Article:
His other name Vignaharta is in reference to his Puranic title as the ‘Remover of Obstacles,’ although, originally, he was a malevolent deity known as Vignakarta asthe ‘Lord of the Obstacles’ as he was appointed by the Gods in the heavens to create hurdles for the people so that the heavens wouldn’t be over crowded. Ganesha, in this case, was originally a negative character around the 4th Century BCE, who soon turned good in the Puranic times (1st Century AD - 18th Century). Ganesha’s dual role of being the ‘Lord’ and ‘Remover’ of Obstacles shows the transformative nature of the deities’ different portrayal in different texts.

While there are myths saying that Shiva’s spirit gave birth to Ganesh, in the Vamana Purana(450–900 AD) and Matsya Purana (250–500 AD), Ganesh is Parvati’s creation. Whereas, a completely different school of belief is the popular Vaishnavite belief is that Ganesha is said to be Krishna’s incarnation.

As the times progressed, different medieval icons of Ganesha were developed. In the Ganapati Upanishad , Ganesha is called the ‘Supreme Self’, and 32different icons arose, to which different people pray to different icons according to what aspect they consider to have the most significance. The 32 forms of Ganesha are

  1. ,Dhvija Ganapati,
  2. Bala Ganapati,
  3. Bhakti Ganapati,
  4. Dhundi Ganapati,
  5. Durga Ganapati
  6. DvimukhaGanapati,
  7. Ekadanta Ganapati,
  8. Ekakshara Ganapati,
  9. Haridra Ganapati,
  10. 10.Heramba Ganapati,
  11. Kshipara Prasada Ganapati,
  12. KshipraGanapati,
  13. Lakshmi Ganapati,
  14. Maha Ganapati,
  15. Nritya Ganapati,
  16. Rinamochana Ganapati,
  17. Sankatahara Ganapati.
  18. Shakti Ganapati
  19. Siddhi Ganapati,
  20. Sinha Ganapati,
  21. .SrishtiGanapati,
  22. Taruna Ganapati,
  23. .Trimukha Ganapati,
  24. TryaksharaGanapati,
  25. .Ucchista Ganapati,
  26. Uddandta Ganapati,
  27. Urdhva Ganapati,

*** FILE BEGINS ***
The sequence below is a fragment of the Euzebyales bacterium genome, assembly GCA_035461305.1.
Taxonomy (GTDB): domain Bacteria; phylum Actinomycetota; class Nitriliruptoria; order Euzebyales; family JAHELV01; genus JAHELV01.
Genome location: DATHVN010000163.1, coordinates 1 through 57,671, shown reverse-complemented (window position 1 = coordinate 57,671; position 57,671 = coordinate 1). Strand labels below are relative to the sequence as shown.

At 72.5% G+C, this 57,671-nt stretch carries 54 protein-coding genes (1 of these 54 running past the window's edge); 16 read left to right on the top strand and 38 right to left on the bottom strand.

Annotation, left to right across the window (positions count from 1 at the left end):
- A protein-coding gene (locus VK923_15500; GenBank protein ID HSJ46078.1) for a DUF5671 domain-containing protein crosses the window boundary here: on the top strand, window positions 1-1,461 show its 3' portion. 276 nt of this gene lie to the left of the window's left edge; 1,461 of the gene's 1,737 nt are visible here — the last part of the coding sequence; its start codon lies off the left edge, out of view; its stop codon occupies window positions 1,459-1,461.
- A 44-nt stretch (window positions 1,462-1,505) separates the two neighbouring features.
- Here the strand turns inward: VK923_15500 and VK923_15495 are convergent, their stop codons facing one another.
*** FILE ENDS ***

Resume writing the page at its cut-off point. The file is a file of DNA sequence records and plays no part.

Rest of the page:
28. Varada Ganapati,
  29. Vighna Ganapati,
  30. Vijaya Ganapati,
  31. .Vira Ganapati,
  32. Yoga Ganapati,

 

Out of these 32 forms, certain specific icons gained more popularity than the rest, based on what they depicted, provided and represented. Theyrose to such great extents that the 6 most popular icons of Ganesha lead to thedevelopment of six different sects in the Ganesha cult who each worshipped the 6different aspects of Maha, Haridra, Ucchista, Laxmi, Shakti and Heramba.

An interesting thing to note would be that a female form of Ganesha exists which is known as Vinayaki or Ganeshvari, an elephant headed Hindu goddess.Despite her mythology and iconography being undefined, she is a definite Matrika goddess, as a Brahmanical consort of Ganesha because of her elephant headed appearance.

Iconographically, Ganesha’s representations have changed drastically over the collective time. As mentioned before, the depictions of Ganesha have developed from a simple elephant in early depictions, to elephant headed figures in the Puranictimes, to the current Ganesha with his potbellied figure, four arms, and characteristic elephant head.

Shown in ornamental Brahmanical attire, Ganesha’s hair in put up in Kirit Mukuta, in a gold crown to show his divinity.

In most sculptures and paintings, he is portrayed as standing in Samapada posture or seated, although there are depictions of him dancing to show him in the act of entertaining his parents. Generally,he is depicted with four arms, each holding his characteristic attributes – his broken tusk in his lower right hand, a noose in the upper left hand, a bowl of modaks (a Maharashtrian sweet) in his lower left hand, and an axe or goad in the upper righthand.

In some modern depictions, the lower right hand doesn’t hold the tusk, but is in Abhay Mudra, providing protection to the devotee.